Buy tickets online
When all the gates are locked and the lights are out, is the palace truly asleep?
Join us for one of our Eerie Evening Tours to hear the tales of mysterious sights and unexplained happenings and be guided through the shadowy state apartments to relive the sorrow of heartbroken kings and queens. You will hear accounts of medical disasters, painful illnesses and undignified deaths and the lasting legacy they have left behind.
You’ll need to hold on to your cloaks and ready your lanterns as we immerse ourselves in Queen Victoria’s macabre mourning for Prince Albert and explore the weird and wonderful world of Victorian spiritualism.


Thursday 29 October 2015
Friday 30 October 2015
Saturday 31 October 2015 - Halloween special
Saturday 12 December 2015 - Christmas special
Friday 8 January 2016
Friday 15 January 2016
Friday 22 January 2016
Friday 29 January 2016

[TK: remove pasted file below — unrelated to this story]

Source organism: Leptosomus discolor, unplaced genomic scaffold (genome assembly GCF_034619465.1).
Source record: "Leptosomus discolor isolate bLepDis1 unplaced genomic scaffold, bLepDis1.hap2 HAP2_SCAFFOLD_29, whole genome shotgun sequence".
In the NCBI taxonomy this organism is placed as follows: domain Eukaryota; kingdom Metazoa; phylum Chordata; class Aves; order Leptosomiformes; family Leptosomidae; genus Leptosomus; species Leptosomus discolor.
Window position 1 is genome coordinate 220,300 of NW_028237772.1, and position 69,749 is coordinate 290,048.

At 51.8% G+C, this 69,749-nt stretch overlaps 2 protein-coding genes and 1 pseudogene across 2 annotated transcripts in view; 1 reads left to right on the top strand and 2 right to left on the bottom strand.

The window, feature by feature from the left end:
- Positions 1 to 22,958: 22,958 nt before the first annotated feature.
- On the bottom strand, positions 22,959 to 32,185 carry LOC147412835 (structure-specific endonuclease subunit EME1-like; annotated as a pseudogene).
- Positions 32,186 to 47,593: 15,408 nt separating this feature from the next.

All tours begin at 18:45 and finish at 20:15.

Prices & Tickets

Tickets £27.50 each
Advance booking is essential, tickets will not be available to buy on the night.
Please note that due to the content of this tour we recommend that it is not suitable for anyone under 16 years.
Buy tickets

Please note:

  • Advance booking is essential – tickets will not be available on the night.
  • Due to the content, this tour is not suitable for persons aged under the age of 16.
  • Photography and filming is not permitted at any time during the tour.
  • The tour does include several flights of stairs and low light levels. If you have any special access requirements please contact the Eerie Evening team beforehand.
  • Please note that Kensington Gardens will be closed to the public – entrance to the palace will only be from Studio Gate on the south side of the gardens. Nearest tube is High Street Kensington - see map for details.
- See more at: